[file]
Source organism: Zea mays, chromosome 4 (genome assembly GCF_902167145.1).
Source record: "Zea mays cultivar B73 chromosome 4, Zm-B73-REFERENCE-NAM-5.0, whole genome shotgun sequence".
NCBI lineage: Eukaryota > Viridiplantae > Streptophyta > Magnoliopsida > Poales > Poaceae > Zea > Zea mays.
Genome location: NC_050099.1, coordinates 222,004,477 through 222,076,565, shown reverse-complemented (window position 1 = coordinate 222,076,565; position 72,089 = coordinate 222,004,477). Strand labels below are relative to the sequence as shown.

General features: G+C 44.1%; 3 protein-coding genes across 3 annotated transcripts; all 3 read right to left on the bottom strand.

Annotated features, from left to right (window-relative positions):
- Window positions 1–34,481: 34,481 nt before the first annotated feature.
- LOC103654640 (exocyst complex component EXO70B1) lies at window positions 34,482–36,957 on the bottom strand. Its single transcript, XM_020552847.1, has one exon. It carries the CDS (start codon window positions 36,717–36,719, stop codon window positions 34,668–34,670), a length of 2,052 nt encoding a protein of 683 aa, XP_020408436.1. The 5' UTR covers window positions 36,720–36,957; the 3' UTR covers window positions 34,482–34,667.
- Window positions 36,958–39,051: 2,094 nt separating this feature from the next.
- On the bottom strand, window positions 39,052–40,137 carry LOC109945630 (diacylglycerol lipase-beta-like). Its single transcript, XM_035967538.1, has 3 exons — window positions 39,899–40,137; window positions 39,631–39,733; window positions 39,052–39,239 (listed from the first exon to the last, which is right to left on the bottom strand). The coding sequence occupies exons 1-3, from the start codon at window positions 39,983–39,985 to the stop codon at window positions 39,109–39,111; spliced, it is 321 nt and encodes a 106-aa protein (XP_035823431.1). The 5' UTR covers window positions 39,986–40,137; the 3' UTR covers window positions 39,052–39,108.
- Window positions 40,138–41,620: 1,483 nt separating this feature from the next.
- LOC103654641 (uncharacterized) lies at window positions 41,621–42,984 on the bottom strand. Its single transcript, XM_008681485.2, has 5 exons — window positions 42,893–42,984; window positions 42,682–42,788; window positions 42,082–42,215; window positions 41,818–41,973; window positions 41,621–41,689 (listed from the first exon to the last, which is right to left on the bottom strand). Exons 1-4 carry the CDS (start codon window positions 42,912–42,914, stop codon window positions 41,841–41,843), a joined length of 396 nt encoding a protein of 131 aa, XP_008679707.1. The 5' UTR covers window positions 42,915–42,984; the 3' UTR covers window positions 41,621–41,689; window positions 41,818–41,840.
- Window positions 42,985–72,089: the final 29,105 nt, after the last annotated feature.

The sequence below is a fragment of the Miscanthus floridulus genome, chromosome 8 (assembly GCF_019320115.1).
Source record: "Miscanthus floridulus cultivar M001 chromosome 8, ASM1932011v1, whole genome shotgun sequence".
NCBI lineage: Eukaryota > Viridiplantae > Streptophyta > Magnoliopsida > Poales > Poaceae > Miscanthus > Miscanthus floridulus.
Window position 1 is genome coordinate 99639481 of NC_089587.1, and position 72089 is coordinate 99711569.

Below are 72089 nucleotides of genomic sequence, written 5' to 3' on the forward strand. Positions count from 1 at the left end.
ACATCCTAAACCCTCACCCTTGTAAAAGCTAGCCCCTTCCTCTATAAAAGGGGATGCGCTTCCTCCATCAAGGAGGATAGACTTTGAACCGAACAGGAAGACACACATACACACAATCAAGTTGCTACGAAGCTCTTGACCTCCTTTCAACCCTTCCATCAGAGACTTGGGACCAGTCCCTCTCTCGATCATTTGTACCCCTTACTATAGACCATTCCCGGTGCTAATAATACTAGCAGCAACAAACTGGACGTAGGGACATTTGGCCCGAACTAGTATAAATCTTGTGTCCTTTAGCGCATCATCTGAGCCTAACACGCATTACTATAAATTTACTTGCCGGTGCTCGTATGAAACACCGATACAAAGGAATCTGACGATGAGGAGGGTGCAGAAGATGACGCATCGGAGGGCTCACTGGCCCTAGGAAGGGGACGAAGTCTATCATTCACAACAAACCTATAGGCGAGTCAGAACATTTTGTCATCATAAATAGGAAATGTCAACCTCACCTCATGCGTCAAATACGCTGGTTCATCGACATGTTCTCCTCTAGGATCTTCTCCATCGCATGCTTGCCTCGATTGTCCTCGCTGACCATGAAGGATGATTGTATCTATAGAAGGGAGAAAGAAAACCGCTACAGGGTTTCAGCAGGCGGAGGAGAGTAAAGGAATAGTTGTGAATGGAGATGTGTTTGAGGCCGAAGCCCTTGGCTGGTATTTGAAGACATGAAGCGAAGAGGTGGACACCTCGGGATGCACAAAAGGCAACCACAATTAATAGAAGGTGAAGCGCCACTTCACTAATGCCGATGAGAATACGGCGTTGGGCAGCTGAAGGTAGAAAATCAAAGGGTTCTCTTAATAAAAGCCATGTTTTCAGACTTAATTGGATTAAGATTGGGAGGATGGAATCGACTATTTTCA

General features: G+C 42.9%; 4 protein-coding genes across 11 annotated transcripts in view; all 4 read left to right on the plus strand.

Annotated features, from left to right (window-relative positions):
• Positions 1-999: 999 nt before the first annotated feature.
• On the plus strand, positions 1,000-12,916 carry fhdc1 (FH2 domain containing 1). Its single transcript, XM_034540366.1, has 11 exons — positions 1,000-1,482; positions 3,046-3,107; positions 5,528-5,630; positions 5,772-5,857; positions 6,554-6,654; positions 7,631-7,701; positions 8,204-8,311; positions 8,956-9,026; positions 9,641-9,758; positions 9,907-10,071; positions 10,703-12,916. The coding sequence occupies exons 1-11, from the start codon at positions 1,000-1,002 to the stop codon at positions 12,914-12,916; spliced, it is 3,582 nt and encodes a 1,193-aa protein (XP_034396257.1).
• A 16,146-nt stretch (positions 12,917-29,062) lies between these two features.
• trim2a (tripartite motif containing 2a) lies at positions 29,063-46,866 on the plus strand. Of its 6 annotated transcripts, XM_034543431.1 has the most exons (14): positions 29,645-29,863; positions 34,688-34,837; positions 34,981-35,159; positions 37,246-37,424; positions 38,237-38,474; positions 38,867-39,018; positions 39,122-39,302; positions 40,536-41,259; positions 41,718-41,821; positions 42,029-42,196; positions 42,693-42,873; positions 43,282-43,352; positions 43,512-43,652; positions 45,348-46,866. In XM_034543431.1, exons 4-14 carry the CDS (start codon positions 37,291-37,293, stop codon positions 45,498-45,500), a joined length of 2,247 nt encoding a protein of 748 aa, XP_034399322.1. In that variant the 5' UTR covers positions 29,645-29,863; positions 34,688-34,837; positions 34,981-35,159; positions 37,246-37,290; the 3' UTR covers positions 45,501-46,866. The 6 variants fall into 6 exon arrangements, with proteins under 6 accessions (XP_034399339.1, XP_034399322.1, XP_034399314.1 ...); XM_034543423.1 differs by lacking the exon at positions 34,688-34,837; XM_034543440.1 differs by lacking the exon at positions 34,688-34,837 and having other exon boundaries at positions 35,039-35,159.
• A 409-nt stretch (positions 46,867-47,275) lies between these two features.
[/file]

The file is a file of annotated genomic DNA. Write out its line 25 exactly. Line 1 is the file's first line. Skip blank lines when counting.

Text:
• trim2a (tripartite motif containing 2a) lies at positions 29,063-46,866 on the plus strand. Of its 6 annotated transcripts, XM_034543431.1 has the most exons (14): positions 29,645-29,863; positions 34,688-34,837; positions 34,981-35,159; positions 37,246-37,424; positions 38,237-38,474; positions 38,867-39,018; positions 39,122-39,302; positions 40,536-41,259; positions 41,718-41,821; positions 42,029-42,196; positions 42,693-42,873; positions 43,282-43,352; positions 43,512-43,652; positions 45,348-46,866. In XM_034543431.1, exons 4-14 carry the CDS (start codon positions 37,291-37,293, stop codon positions 45,498-45,500), a joined length of 2,247 nt encoding a protein of 748 aa, XP_034399322.1. In that variant the 5' UTR covers positions 29,645-29,863; positions 34,688-34,837; positions 34,981-35,159; positions 37,246-37,290; the 3' UTR covers positions 45,501-46,866. The 6 variants fall into 6 exon arrangements, with proteins under 6 accessions (XP_034399339.1, XP_034399322.1, XP_034399314.1 ...); XM_034543423.1 differs by lacking the exon at positions 34,688-34,837; XM_034543440.1 differs by lacking the exon at positions 34,688-34,837 and having other exon boundaries at positions 35,039-35,159.